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What drives silver prices

Silver’s increasing industrial demand has helped its price rise at a faster rate than gold.

As a long-term investment, silver has delivered even more stellar returns than gold. The return on silver over three, ten and twenty years’ time frame has been higher than gold.

Yet, silver lagged gold in the fiscal year ended March 2012, managing only a 0.1 per cent gain while gold vaulted 33 per cent in rupee terms.

The slowdown in silver price gains recently is explained by three factors. For one, silver’s fundamentals are linked more closely to growth in the global economy because it is being used increasingly as an industrial metal.

Two, gold is more established as a ‘haven’ investment than silver. And three, silver’s relationship with industrial metals is getting stronger.


It starts with the fundamentals. While only 11 per cent of gold finds use in industrial activity at the global level, 48 per cent of the annual silver production goes into industrial applications (as cathode in batteries, conductors in electric switches and consumer electronics, coating material for optical data storage devices, in photo voltaic cells).

The industrial demand for the white metal is estimated to increase further in the coming years with its newer applications in wood preservatives, super conductors.

Silverware and silver jewellery together accounted for a third of the white metal’s supply in 2001.

This had fallen to a fifth by 2011. In contrast, the quantum of silver used for industrial applications (excluding photography) has risen to 48 per cent from 39 per cent.

What this change in composition of demand means for silver investors is that their returns from the metal may rely more on factors such as buoyant economic growth and rising industrial production than in the past.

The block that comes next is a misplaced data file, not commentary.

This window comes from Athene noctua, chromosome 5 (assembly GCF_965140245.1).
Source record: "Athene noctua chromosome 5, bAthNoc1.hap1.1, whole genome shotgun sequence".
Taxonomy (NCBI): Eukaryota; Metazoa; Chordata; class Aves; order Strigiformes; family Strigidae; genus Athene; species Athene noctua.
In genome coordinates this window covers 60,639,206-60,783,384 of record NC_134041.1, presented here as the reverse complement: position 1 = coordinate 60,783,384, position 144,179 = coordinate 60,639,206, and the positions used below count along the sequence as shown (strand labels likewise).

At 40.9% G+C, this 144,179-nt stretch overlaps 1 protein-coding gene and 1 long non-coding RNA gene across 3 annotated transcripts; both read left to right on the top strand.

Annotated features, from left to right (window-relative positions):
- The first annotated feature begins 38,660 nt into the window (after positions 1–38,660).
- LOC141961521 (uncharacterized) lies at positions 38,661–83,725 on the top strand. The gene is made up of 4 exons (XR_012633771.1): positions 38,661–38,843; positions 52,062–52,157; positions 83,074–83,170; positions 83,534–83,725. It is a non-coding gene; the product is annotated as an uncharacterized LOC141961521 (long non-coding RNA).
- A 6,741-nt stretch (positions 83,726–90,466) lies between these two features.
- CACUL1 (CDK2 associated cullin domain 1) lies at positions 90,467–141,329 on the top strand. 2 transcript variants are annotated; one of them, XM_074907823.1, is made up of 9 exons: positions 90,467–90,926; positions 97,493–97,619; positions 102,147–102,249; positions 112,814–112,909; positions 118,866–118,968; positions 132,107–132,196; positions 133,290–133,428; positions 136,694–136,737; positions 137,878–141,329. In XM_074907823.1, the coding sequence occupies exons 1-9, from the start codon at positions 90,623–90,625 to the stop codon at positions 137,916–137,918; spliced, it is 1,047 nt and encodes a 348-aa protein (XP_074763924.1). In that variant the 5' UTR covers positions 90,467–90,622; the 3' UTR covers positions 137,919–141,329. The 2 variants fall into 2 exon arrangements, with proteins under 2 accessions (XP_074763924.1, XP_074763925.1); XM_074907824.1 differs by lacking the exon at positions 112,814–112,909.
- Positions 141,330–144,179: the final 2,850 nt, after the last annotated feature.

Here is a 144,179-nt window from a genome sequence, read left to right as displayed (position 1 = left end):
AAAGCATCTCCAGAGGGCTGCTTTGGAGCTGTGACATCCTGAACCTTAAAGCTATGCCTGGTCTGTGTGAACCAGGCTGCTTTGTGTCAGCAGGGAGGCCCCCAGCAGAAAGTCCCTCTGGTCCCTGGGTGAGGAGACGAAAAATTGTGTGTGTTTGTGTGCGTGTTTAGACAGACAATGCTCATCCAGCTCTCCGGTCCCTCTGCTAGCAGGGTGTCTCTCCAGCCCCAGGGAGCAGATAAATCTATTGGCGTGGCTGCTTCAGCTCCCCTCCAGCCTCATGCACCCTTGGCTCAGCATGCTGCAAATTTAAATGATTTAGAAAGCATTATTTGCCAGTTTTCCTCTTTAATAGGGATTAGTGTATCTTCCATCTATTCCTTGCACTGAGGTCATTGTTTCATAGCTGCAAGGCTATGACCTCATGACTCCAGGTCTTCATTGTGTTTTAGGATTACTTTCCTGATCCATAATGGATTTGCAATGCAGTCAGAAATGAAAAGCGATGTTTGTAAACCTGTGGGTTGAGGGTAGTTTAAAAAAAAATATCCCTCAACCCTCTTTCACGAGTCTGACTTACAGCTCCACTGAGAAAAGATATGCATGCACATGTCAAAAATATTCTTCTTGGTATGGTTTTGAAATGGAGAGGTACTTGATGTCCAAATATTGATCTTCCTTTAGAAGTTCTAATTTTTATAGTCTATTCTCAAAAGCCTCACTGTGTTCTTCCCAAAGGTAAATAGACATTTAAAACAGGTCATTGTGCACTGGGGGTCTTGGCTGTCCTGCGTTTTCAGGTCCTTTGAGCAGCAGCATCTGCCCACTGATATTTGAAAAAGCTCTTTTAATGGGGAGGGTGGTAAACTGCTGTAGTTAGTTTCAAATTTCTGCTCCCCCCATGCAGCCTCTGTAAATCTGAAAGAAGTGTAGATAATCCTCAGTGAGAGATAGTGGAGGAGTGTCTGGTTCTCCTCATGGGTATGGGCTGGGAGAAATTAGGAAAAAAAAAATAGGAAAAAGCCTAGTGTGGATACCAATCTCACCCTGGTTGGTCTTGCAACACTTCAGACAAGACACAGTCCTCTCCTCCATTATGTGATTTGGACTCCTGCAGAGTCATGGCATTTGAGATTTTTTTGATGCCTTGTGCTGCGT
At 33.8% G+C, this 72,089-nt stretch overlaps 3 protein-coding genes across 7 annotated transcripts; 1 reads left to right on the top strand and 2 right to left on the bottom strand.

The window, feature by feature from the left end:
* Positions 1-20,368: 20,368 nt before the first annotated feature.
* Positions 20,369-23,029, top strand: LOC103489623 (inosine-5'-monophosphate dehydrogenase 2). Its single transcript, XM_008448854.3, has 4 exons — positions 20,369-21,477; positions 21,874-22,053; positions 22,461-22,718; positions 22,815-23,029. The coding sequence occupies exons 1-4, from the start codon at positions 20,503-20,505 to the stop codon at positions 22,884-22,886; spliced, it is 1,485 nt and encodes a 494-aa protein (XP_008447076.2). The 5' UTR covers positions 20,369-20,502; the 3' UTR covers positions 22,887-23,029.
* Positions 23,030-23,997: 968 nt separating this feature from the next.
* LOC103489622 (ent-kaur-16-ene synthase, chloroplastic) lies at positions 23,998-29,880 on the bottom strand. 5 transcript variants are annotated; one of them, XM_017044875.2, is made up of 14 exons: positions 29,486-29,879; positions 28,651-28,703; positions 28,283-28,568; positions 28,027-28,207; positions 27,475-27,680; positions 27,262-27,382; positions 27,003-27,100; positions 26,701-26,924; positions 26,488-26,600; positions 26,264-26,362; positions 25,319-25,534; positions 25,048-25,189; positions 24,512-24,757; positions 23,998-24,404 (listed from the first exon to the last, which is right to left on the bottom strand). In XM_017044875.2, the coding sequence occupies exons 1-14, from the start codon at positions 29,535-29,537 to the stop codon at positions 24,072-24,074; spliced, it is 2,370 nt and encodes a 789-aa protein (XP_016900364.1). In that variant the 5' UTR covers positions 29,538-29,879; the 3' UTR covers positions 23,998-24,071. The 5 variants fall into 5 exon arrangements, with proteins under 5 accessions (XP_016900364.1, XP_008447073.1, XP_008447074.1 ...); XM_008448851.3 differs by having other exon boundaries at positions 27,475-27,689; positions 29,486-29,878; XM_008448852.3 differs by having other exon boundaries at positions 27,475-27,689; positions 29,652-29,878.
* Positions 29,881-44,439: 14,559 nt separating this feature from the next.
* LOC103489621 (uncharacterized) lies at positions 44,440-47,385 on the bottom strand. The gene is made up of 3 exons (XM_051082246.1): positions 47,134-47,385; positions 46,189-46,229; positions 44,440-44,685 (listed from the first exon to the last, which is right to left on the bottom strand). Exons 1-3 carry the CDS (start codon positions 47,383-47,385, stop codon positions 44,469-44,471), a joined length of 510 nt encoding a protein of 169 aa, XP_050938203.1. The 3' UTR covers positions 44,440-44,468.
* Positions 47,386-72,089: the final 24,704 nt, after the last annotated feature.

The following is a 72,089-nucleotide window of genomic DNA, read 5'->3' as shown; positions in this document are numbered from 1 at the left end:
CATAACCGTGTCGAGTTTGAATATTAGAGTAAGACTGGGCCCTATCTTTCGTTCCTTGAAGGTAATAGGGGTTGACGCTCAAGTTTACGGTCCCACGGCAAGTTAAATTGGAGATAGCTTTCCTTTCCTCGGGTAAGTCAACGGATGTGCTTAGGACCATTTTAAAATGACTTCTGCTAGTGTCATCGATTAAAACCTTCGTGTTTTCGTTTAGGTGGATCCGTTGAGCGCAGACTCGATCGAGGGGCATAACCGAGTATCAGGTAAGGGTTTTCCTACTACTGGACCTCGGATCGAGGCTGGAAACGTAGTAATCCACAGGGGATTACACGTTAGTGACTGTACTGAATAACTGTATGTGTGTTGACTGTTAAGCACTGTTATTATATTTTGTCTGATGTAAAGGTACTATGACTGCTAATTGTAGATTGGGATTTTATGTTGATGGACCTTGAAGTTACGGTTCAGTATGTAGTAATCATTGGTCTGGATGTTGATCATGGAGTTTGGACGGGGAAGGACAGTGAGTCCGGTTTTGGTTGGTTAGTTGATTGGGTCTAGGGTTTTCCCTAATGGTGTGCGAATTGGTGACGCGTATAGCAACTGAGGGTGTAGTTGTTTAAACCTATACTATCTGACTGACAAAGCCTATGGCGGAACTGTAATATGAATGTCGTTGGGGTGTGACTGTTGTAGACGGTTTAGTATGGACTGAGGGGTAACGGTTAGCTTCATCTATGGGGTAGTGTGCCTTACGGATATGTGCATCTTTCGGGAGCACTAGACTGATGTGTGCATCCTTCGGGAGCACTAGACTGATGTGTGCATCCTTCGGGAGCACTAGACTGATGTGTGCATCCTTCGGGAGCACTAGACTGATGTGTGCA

On the other hand, gold’s foremost usage is still in the form of jewellery with 48 per cent of gold consumed as jewellery.

Thomson Reuters GFMS, an independent global researcher of precious metals, has estimated that industrial demand will make up 60 per cent of silver’s overall demand by 2015. This takes into account increase in demand in already established end-uses as well as recent applications of silver.

Therefore, there is a lower ‘discretionary’ component to silver purchases than is the case with gold.

What this means is that silver prices may deliver steadier gains for investors than gold, provided the global economy picks up once again.


If gold’s price has managed gains for more than nine consecutive years, this is mainly because of the rising investment interest in the metal.

Today as much as 41 per cent of the global demand for gold comes from investors.

In the case of silver, though investment demand is rising, it is still not as high as that for gold.

Silver ETFs make up 17 per cent of overall demand now (nil in 2001). Coins and bars contribute to 10 per cent of overall demand for silver now, rising from 3 per cent in 2001.

The proportion of demand that comes from investments has a bearing on the price action.

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Posted by on Apr 16 2012. Filed under Silver Analysis. You can follow any responses to this entry through the RSS 2.0. You can leave a response or trackback to this entry

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